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Eternal Hope

December 30, 2011

Nine years ago this morning, while on Christmas break during senior year, I received a phone call from our class’s head advisor.  He told me that one of my classmates had been killed in a car accident the night before.

Our class only had 89 students.  Half of the student body lived on campus.  The bond that was created by such a small school in close quarters was strong.  Justin’s death was felt very deeply.  The teacher, Mr. Allen, added that Justin’s parents wanted to wait until after the break to hold his funeral, because they wanted everyone at the school to be able to attend.  They also knew that Justin would want his class to be a part of his final goodbye.  As class president, I was asked to help plan the service.  Justin and I were neighbors and had been at school together for three and a half years.  I considered him a friend, but I knew others were closer.  I did not feel that I could best represent the class by myself.  I called my vice president, Kevin, and told him the news and asked if he would assist.  A few nights later we gathered with Justin’s family, the pastor, and the school’s principal.  I was very grateful to have Kevin there with me…I felt so lost.  Would anyone at 18 know how to plan a funeral for a peer?  However, in planning a celebration of Justin’s short life and talking about what he was all about, there was hope.  An eternal hope.  Justin had been raised as a Christian, attended a Christian school, and had made his faith personal when he was baptized while in high school.  We knew where Justin was headed after his life ended – and we knew we could see him again.  While there was tragedy in the loss, there was hope in life with Christ.

In the DR Congo, life is fragile.  Death is assumed.  They don’t even have words in their language to describe into the future, because they don’t believe it to be possible.  How much more hope would the Congolese have if they knew Christ?  And how can we affect that?  MAF shows Christ every day by flying goods and services out to isolated places that would otherwise go unreached.  It’s not just preachers and evangelistic materials, but medical services, technology, and subsistence!  The more time a pilot can spend flying, the more people that can be reached.  So, the sooner Matthew can get there (with the rest of us to help), the sooner the MAF pilots can put him to work and return to full-time flying.  The message and actions of Christ can reach more people more quickly.  And when death occurs, there is a greater possibility for hope and peace in what comes after.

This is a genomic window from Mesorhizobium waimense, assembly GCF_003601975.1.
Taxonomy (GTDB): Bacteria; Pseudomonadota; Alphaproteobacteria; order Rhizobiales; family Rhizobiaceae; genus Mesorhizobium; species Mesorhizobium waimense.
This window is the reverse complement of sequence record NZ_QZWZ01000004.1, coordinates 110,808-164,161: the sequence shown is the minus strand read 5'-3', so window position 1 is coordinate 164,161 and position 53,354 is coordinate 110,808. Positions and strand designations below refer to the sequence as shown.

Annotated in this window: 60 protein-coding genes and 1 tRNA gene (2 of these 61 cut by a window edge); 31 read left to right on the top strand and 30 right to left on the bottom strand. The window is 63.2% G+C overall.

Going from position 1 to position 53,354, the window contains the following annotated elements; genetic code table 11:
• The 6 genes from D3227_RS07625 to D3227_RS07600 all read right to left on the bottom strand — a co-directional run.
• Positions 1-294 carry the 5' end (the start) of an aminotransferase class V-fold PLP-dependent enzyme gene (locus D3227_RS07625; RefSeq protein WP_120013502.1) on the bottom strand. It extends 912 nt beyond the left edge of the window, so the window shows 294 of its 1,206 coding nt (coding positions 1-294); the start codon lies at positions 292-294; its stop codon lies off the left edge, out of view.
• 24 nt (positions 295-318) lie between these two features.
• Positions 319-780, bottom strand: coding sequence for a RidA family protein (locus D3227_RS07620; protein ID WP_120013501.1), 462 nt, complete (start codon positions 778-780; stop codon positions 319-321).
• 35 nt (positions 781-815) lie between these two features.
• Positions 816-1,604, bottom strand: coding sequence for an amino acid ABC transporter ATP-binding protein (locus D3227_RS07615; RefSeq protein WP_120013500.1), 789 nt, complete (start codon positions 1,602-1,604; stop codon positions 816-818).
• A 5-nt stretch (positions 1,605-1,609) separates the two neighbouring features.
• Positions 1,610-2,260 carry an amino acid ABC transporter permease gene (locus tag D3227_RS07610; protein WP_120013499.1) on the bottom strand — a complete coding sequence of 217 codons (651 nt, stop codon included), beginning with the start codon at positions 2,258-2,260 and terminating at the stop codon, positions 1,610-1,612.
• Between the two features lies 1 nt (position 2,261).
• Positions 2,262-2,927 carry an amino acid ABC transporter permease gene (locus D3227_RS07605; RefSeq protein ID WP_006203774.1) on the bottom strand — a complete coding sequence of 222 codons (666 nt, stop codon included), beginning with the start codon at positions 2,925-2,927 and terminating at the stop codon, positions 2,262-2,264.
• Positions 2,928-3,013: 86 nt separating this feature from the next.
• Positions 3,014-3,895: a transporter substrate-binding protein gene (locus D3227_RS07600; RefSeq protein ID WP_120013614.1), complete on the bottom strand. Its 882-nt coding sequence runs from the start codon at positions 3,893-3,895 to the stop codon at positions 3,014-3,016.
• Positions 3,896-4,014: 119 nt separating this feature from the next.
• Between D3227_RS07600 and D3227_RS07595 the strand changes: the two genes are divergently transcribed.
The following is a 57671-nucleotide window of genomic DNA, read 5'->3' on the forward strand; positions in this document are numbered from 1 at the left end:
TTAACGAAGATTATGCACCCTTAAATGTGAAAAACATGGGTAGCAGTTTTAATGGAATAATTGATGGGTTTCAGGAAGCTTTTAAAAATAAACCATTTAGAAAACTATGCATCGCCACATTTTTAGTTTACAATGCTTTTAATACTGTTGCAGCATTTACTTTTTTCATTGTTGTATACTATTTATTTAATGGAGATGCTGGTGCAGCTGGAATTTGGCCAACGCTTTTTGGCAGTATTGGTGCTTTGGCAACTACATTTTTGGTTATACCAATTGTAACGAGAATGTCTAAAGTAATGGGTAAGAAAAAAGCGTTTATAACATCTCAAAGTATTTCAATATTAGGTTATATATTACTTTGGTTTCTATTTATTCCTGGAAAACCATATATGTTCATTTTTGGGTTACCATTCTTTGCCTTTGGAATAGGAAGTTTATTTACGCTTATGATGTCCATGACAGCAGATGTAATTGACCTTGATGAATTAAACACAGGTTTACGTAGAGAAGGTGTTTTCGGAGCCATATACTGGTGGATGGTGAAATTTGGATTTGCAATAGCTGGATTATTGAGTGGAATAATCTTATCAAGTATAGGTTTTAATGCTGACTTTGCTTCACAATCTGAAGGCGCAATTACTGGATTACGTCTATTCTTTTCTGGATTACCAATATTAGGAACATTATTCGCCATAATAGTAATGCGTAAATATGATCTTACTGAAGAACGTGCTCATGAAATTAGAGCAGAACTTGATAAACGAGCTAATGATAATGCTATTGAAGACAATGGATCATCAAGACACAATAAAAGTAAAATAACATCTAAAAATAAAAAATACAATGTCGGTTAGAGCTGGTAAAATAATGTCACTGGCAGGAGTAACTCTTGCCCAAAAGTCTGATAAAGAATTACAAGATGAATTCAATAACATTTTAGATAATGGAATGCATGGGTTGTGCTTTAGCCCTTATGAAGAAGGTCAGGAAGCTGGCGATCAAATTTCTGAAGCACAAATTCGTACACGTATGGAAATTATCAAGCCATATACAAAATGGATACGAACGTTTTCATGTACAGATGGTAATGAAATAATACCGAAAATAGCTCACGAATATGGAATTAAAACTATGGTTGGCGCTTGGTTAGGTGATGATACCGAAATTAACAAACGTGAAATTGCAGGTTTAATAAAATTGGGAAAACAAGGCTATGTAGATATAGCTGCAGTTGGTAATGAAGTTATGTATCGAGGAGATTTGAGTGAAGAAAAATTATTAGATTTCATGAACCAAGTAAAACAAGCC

Justin was a great friend to those around him and passionate about life.  Anyone at our school during my junior year can agree that it was because of Justin our class won spirit week (does anyone remember the boom box?).  Remembering Justin’s exuberance and being able to bring some of that to the people of Congo is what our life is about right now.  We had wanted to be leaving right now, but due to set backs and a lack of funding, we are having to wait.  We trust it is in the Lord’s time – but we still need partners to support us.  Please consider us as you plan for 2012 and your giving.  Please consider what it might mean for the individuals and families in the DRC.  When the unexpected happens, can they have that hope in the Life Everlasting?

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